VIP Culture

Mistress of Rome

During the emperor’s time, there were many women who became mistresses. Some were gladiators, dandies, and even slave girls. During that time, there was also a plot to kill the emperor.

Roman Emperors

Octavia and her sons are quite famous in Roman society. Octavia hosts salons in her old age. She also enjoys reading good novels.

She has many distinguished forebears in politics. Her son Tiberius Gracchus was raised in luxury. He wants to become a great man like his dad. He plans to take up the plebian torch.

Octavia also has friends in high places. Her sons’ death is violent. But her influence is probably growing the Roman Republic.

Her husband, Servlius, is a member of the Roman Senate. They married in 62 BCE. Their relationship is not a secret. It gives her new contacts and influences. Servilia may not be willing to marry Caesar but it is not a secret. She may also be concerned about Caesar’s motives. She may even prefer Caesar as a lover rather than a husband.

Jewish Slave Girl

Among the many slaves to grace the pages of Mistress of Rome is a Jewish slave girl. Thea is bought as a toy for a spoiled heiress named Lepida Pollia, and is soon swept up in the evil schemes of her ruthless mistress.

Thea is not above corporal punishment, but does have a secret passion for music. The book is also chock full of trigger warnings.

The main storyline takes place in the first century, and it’s all about love. The book begins with the story of two slaves, one Jewish and one Roman, who are caught in a tussle for supremacy in the gladiator ring.

Mistress of Rome is a historical novel set in ancient Rome. It follows the lives of Thea, a Jewish slave girl, and Arius, the newest gladiator in town. The two live together for 20 years, and are not always the best of friends. Thea is also involved in a plot to assassinate the Emperor of Rome.

Roman Dandies

During the Roman era, the city of eternal gladiators had a few notable women. While the ladies of Rome did their best to keep the peace, they were not immune to the rages of the patriarchy. The city of Caesar’s youth is a breeding ground for political intrigue.

It is not surprising that there are a number of cutthroats in the capital. This is especially true during night time. While the city is not prone to streetlights, it does have a number of notable ladies of the night. The most powerful of these ladies is Fulvia, the mob boss’s mistress of ceremonies.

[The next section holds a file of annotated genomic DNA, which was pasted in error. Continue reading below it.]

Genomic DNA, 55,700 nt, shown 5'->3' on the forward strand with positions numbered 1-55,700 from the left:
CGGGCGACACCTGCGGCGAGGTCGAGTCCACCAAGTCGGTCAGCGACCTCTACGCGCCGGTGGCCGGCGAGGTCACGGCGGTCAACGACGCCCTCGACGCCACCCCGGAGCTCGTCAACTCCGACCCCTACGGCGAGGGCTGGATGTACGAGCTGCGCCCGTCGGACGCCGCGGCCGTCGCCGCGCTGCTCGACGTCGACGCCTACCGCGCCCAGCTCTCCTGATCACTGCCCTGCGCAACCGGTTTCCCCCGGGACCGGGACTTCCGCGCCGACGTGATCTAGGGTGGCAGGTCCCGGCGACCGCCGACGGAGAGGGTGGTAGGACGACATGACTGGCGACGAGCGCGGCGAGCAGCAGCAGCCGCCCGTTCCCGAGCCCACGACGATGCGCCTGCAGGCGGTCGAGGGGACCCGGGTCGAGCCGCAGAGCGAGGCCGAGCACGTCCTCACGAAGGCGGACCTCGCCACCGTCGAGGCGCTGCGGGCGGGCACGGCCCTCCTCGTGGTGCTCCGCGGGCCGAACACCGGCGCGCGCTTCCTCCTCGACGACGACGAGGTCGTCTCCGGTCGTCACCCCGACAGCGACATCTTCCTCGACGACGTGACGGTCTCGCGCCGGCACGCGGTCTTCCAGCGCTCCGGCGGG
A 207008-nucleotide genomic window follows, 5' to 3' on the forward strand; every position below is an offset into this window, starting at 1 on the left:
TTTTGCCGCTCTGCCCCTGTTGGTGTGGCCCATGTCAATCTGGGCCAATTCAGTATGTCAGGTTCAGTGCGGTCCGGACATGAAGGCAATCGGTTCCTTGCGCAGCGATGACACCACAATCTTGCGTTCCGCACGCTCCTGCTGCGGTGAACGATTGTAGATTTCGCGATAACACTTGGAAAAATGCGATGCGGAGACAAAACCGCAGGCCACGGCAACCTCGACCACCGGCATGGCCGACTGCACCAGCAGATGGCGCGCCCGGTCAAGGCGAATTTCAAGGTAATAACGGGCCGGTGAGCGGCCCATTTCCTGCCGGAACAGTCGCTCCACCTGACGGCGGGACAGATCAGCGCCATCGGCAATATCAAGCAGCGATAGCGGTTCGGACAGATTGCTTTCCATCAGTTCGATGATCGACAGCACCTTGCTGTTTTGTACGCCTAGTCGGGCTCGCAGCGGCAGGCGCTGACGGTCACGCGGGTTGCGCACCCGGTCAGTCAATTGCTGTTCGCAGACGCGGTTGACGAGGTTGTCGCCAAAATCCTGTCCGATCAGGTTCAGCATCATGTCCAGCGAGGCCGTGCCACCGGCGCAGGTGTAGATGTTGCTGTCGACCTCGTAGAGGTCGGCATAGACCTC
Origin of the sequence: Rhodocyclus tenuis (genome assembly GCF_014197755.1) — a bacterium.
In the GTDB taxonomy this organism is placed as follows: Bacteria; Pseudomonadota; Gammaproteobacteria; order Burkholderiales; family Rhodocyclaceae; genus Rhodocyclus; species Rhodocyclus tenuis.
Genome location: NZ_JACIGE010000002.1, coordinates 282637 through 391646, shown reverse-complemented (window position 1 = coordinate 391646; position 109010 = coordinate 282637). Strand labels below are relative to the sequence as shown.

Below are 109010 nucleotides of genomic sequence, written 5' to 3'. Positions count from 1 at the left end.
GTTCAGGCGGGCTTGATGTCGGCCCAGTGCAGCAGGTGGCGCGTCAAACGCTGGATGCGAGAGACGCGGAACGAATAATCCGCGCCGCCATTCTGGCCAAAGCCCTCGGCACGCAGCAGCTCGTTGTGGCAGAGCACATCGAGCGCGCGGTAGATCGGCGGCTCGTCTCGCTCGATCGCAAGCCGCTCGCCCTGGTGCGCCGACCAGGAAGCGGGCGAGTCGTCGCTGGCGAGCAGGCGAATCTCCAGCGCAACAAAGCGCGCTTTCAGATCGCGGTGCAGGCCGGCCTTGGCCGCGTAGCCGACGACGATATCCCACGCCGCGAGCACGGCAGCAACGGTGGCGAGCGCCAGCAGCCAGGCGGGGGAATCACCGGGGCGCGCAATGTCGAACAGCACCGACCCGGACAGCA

It is not surprising that there are many men of the night in the city of eternal gladiators, but Fulvia is the queen bee. She is not only the master of the mistresses of the night, but she is the most powerful woman in the capital.

Roman Gladiators

Throughout the first centuries of Rome, there were many types of gladiators. These were either free or slaves. Some were trained and others were not. Some gladiators were criminals sentenced to death. Others were free citizens.

Gladiator fights were extremely organized and included live music and drink. Matches lasted about 10 to 15 minutes. The winner was determined by the gladiator who killed his opponent.

Women were not considered gladiators, though they participated in the game. This is because women were considered unnatural and debasement of their social standing. They also fought against animals, a rare practice in Roman society.

The first recorded gladiator fight took place in 264 B.C. at the funeral of a notable aristocrat. The Romans believed that the blood of the gladiator cured the souls of the dead. They also used the blood as an aphrodisiac.

Plot to Kill the Emperor

During the early years of Nero’s rule, the emperor had a powerful influence on the life of his mother, Julia Agrippina. He considered her a problem and tried to keep her from giving answers to foreign countries. As Nero grew into the powerhouse of the empire, his relationship with Agrippina weakened.

During this time, a conspiracy was afoot against Nero. His wife, Domitilla, had a sexual relationship with an actor, Paris. She married her brother, Domitian, after a divorce from her husband. She was a married woman in her late thirties, but Domitian misses her.

One of Domitian’s slaves, Epaphroditus, was loyal to Titus, who was in turn loyal to Vespasian. He was a part of the small group of conspirators against Commodus. He was also a freedman of the emperor.